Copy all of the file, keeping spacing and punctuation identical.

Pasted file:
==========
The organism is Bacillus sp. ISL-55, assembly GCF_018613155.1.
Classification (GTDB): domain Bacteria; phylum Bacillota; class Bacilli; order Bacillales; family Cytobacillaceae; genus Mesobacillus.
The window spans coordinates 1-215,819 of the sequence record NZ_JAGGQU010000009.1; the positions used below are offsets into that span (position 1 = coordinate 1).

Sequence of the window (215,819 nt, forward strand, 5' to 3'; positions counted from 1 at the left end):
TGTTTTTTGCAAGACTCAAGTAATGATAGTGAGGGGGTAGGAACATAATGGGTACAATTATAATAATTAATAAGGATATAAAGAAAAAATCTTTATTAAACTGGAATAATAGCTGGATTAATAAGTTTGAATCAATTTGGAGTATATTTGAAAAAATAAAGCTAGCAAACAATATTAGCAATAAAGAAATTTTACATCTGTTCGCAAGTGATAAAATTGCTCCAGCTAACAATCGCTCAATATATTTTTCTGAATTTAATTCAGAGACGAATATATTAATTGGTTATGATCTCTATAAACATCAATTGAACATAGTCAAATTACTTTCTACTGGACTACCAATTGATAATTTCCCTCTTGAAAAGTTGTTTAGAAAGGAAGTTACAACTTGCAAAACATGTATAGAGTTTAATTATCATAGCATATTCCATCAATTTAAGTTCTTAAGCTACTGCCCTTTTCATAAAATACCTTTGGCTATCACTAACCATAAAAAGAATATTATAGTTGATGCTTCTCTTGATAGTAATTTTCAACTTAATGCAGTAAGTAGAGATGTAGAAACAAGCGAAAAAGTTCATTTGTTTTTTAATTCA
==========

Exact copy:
The organism is Bacillus sp. ISL-55, assembly GCF_018613155.1.
Classification (GTDB): domain Bacteria; phylum Bacillota; class Bacilli; order Bacillales; family Cytobacillaceae; genus Mesobacillus.
The window spans coordinates 1-215,819 of the sequence record NZ_JAGGQU010000009.1; the positions used below are offsets into that span (position 1 = coordinate 1).

Sequence of the window (215,819 nt, forward strand, 5' to 3'; positions counted from 1 at the left end):
TGTTTTTTGCAAGACTCAAGTAATGATAGTGAGGGGGTAGGAACATAATGGGTACAATTATAATAATTAATAAGGATATAAAGAAAAAATCTTTATTAAACTGGAATAATAGCTGGATTAATAAGTTTGAATCAATTTGGAGTATATTTGAAAAAATAAAGCTAGCAAACAATATTAGCAATAAAGAAATTTTACATCTGTTCGCAAGTGATAAAATTGCTCCAGCTAACAATCGCTCAATATATTTTTCTGAATTTAATTCAGAGACGAATATATTAATTGGTTATGATCTCTATAAACATCAATTGAACATAGTCAAATTACTTTCTACTGGACTACCAATTGATAATTTCCCTCTTGAAAAGTTGTTTAGAAAGGAAGTTACAACTTGCAAAACATGTATAGAGTTTAATTATCATAGCATATTCCATCAATTTAAGTTCTTAAGCTACTGCCCTTTTCATAAAATACCTTTGGCTATCACTAACCATAAAAAGAATATTATAGTTGATGCTTCTCTTGATAGTAATTTTCAACTTAATGCAGTAAGTAGAGATGTAGAAACAAGCGAAAAAGTTCATTTGTTTTTTAATTCA